Back to basics: A warmed heart and methodical study of the Word

What does being a Methodist mean to you
Keith Tan is a member of Holland Village Methodist Church, and a member of the MCS Council on Communications

I stumbled into the Methodist Church almost by accident in 1996.

My now-wife, whom I was dating at the time, was a non-practising Catholic and I was from a charismatic church. We needed to find a middle ground and made the rounds with different churches, until we found a place we both felt comfortable with—Faith Methodist Church (MC).

Since then, where circumstances and ministry opportunities led, we went. And we now call Holland Village MC home.

I grew up in a Bible-Presbyterian church, which saw my family through the toughest of times, and was strongly influenced by the 14 years that I was in Anglican schools. So, I’m always asked, what attracted you to become a Methodist and stay one?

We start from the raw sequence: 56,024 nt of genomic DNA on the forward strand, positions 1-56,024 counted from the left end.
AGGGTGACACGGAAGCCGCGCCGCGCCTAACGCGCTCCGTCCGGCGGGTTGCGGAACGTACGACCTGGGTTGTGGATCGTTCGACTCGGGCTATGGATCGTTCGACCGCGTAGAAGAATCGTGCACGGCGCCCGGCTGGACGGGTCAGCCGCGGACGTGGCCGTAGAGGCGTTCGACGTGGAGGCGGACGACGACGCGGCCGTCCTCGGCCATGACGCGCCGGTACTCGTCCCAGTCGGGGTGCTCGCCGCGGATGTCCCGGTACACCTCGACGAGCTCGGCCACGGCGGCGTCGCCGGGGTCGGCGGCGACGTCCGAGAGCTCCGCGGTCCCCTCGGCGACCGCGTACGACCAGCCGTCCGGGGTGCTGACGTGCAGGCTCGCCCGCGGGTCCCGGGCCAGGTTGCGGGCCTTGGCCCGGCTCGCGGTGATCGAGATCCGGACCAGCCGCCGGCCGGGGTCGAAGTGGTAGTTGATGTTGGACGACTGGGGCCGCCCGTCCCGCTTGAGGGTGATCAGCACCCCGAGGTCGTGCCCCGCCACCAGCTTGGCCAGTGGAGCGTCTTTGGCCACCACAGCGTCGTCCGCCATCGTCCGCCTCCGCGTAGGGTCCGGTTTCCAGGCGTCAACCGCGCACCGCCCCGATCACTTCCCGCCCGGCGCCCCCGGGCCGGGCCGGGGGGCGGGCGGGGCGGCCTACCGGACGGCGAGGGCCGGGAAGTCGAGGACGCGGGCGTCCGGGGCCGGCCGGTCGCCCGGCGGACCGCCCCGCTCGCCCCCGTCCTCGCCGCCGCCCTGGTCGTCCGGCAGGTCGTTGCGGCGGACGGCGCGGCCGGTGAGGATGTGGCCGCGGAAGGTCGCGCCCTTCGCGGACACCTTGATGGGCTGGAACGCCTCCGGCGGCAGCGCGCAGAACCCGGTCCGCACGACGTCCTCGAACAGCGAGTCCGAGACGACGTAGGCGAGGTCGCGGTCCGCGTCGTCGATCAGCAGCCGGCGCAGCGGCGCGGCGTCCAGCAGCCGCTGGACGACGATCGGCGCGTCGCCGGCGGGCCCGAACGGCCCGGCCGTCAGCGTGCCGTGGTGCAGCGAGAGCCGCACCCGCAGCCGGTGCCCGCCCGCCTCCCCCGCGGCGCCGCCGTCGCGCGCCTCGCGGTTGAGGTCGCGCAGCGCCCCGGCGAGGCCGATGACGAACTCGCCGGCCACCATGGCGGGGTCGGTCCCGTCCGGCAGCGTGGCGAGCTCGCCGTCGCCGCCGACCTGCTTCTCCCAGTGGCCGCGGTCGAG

For me, it was the membership class at Faith MC that was the inflection point. What stood out to me were two things:

  • the story of John Wesley who had the experience of having his “heart strangely warmed”.
  • the commitment to a methodical devotion and study as a key part of the practise of Methodism.

In my journey as a Christian, I’ve always enjoyed when worship is spirit-filled and the emotional high that comes with a fiery message is preached or when a worship service comes with the theatrics that modern technology afford us. But in the end, being a Christian isn’t about the religiosity or the showmanship, it comes down to a commitment to our relationship with God.

When the lights and sound is stripped away and when life buffets me, I always come back to this—a warm heart and a commitment to methodical devotion and study of the Word.

So what does being a Methodist mean to me? It means getting back to the fundamentals of a relationship with our Creator; to be meaningfully anchored to these two basic tenets when life sometimes loses meaning.

Keith Tan is a member of Holland Village Methodist Church, and a member of the MCS Council on Communications. / Photo courtesy of Keith Tan